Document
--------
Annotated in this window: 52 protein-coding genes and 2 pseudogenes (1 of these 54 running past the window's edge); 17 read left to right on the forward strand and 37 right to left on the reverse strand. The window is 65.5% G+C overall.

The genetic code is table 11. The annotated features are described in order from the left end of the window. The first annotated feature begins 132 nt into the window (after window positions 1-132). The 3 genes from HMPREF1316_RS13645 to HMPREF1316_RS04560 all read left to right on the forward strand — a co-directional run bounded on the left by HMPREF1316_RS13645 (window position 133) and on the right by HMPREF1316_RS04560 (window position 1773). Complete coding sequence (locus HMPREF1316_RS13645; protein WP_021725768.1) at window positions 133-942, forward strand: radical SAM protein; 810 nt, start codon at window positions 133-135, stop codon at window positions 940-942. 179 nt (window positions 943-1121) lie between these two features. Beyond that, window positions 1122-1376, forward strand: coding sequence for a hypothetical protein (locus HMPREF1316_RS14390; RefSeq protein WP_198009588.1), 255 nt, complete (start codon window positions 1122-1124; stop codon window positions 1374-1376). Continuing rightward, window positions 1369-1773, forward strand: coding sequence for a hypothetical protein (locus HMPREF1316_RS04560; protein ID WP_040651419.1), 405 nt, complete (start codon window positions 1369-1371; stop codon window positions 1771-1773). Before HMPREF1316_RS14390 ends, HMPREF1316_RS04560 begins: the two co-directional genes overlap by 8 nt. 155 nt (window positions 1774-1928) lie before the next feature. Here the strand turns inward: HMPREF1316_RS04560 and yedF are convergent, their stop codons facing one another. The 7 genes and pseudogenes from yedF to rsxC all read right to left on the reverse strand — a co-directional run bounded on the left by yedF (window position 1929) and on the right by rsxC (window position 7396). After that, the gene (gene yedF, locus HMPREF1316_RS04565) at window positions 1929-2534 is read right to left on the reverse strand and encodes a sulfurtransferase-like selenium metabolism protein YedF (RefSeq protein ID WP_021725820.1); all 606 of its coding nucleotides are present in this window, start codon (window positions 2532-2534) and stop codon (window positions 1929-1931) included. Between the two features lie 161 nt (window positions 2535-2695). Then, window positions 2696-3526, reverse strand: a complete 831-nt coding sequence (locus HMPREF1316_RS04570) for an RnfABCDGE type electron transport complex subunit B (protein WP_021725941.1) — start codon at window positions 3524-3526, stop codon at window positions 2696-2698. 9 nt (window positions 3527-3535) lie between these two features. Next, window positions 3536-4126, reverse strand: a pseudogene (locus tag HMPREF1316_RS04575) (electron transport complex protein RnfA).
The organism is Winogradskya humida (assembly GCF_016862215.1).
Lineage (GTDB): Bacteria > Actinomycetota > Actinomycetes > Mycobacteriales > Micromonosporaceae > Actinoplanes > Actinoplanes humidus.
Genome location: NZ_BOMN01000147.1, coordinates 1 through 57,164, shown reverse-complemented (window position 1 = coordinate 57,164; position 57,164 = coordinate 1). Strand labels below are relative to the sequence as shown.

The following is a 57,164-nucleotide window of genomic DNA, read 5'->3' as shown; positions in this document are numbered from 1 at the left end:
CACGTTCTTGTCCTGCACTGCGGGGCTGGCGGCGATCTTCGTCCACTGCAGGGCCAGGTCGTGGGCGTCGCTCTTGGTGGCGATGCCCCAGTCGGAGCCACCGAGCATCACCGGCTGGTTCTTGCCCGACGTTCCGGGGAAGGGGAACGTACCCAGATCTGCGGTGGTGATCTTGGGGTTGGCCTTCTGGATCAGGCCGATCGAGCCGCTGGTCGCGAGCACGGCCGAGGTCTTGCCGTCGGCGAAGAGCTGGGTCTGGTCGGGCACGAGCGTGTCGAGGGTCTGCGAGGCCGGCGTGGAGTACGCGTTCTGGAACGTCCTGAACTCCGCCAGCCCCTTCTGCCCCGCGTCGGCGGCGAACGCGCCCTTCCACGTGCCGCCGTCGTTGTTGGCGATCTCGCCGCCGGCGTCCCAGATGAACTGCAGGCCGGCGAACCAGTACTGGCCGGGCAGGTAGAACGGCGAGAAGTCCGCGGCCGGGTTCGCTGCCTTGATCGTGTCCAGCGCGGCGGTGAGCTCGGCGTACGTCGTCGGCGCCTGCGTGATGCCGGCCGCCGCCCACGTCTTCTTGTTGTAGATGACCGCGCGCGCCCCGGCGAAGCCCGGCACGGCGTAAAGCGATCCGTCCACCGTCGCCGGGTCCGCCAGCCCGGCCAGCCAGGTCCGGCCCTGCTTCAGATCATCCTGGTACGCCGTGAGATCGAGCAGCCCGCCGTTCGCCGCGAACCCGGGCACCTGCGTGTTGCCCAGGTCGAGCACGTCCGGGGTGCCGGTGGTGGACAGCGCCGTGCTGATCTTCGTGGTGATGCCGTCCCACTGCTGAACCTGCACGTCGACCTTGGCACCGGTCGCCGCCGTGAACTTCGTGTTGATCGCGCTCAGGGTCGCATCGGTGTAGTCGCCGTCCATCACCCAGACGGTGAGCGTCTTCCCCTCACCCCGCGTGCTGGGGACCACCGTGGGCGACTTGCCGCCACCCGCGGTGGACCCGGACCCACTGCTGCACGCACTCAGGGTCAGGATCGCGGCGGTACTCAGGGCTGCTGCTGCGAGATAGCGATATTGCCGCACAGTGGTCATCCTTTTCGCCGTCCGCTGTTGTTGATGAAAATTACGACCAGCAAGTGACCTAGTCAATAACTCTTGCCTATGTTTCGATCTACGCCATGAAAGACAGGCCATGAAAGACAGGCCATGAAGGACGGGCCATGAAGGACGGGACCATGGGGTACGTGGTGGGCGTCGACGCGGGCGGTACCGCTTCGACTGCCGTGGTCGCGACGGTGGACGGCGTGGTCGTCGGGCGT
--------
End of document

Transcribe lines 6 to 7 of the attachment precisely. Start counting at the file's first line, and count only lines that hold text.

The following is a 57,164-nucleotide window of genomic DNA, read 5'->3' as shown; positions in this document are numbered from 1 at the left end:
CACGTTCTTGTCCTGCACTGCGGGGCTGGCGGCGATCTTCGTCCACTGCAGGGCCAGGTCGTGGGCGTCGCTCTTGGTGGCGATGCCCCAGTCGGAGCCACCGAGCATCACCGGCTGGTTCTTGCCCGACGTTCCGGGGAAGGGGAACGTACCCAGATCTGCGGTGGTGATCTTGGGGTTGGCCTTCTGGATCAGGCCGATCGAGCCGCTGGTCGCGAGCACGGCCGAGGTCTTGCCGTCGGCGAAGAGCTGGGTCTGGTCGGGCACGAGCGTGTCGAGGGTCTGCGAGGCCGGCGTGGAGTACGCGTTCTGGAACGTCCTGAACTCCGCCAGCCCCTTCTGCCCCGCGTCGGCGGCGAACGCGCCCTTCCACGTGCCGCCGTCGTTGTTGGCGATCTCGCCGCCGGCGTCCCAGATGAACTGCAGGCCGGCGAACCAGTACTGGCCGGGCAGGTAGAACGGCGAGAAGTCCGCGGCCGGGTTCGCTGCCTTGATCGTGTCCAGCGCGGCGGTGAGCTCGGCGTACGTCGTCGGCGCCTGCGTGATGCCGGCCGCCGCCCACGTCTTCTTGTTGTAGATGACCGCGCGCGCCCCGGCGAAGCCCGGCACGGCGTAAAGCGATCCGTCCACCGTCGCCGGGTCCGCCAGCCCGGCCAGCCAGGTCCGGCCCTGCTTCAGATCATCCTGGTACGCCGTGAGATCGAGCAGCCCGCCGTTCGCCGCGAACCCGGGCACCTGCGTGTTGCCCAGGTCGAGCACGTCCGGGGTGCCGGTGGTGGACAGCGCCGTGCTGATCTTCGTGGTGATGCCGTCCCACTGCTGAACCTGCACGTCGACCTTGGCACCGGTCGCCGCCGTGAACTTCGTGTTGATCGCGCTCAGGGTCGCATCGGTGTAGTCGCCGTCCATCACCCAGACGGTGAGCGTCTTCCCCTCACCCCGCGTGCTGGGGACCACCGTGGGCGACTTGCCGCCACCCGCGGTGGACCCGGACCCACTGCTGCACGCACTCAGGGTCAGGATCGCGGCGGTACTCAGGGCTGCTGCTGCGAGATAGCGATATTGCCGCACAGTGGTCATCCTTTTCGCCGTCCGCTGTTGTTGATGAAAATTACGACCAGCAAGTGACCTAGTCAATAACTCTTGCCTATGTTTCGATCTACGCCATGAAAGACAGGCCATGAAAGACAGGCCATGAAGGACGGGCCATGAAGGACGGGACCATGGGGTACGTGGTGGGCGTCGACGCGGGCGGTACCGCTTCGACTGCCGTGGTCGCGACGGTGGACGGCGTGGTCGTCGGGCGT